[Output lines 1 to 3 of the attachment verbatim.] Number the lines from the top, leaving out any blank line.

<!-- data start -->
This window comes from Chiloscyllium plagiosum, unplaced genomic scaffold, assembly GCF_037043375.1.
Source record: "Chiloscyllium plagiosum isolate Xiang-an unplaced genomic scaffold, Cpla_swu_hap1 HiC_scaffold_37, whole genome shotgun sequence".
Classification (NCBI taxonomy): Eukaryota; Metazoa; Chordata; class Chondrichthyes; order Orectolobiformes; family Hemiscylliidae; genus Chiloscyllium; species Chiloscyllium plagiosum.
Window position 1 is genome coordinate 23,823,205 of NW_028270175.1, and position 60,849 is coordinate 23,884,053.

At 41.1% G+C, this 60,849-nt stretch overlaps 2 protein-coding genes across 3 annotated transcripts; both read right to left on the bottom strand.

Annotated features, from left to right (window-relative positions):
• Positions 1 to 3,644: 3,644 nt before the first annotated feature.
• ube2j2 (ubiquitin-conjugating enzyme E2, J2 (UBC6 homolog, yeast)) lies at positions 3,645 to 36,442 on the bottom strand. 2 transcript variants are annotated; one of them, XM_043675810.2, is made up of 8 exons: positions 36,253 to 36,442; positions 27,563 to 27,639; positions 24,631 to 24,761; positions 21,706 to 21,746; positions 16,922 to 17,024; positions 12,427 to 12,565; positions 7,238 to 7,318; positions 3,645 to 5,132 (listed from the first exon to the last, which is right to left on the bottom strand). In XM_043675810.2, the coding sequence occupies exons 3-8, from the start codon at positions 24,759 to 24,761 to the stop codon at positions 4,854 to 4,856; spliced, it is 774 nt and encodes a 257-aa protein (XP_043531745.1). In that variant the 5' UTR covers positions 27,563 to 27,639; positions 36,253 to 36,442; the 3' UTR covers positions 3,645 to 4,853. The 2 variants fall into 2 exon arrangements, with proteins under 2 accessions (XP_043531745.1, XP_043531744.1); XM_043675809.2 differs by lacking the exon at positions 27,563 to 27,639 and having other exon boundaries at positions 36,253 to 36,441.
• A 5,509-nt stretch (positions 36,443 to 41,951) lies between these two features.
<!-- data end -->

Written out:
This window comes from Chiloscyllium plagiosum, unplaced genomic scaffold, assembly GCF_037043375.1.
Source record: "Chiloscyllium plagiosum isolate Xiang-an unplaced genomic scaffold, Cpla_swu_hap1 HiC_scaffold_37, whole genome shotgun sequence".
Classification (NCBI taxonomy): Eukaryota; Metazoa; Chordata; class Chondrichthyes; order Orectolobiformes; family Hemiscylliidae; genus Chiloscyllium; species Chiloscyllium plagiosum.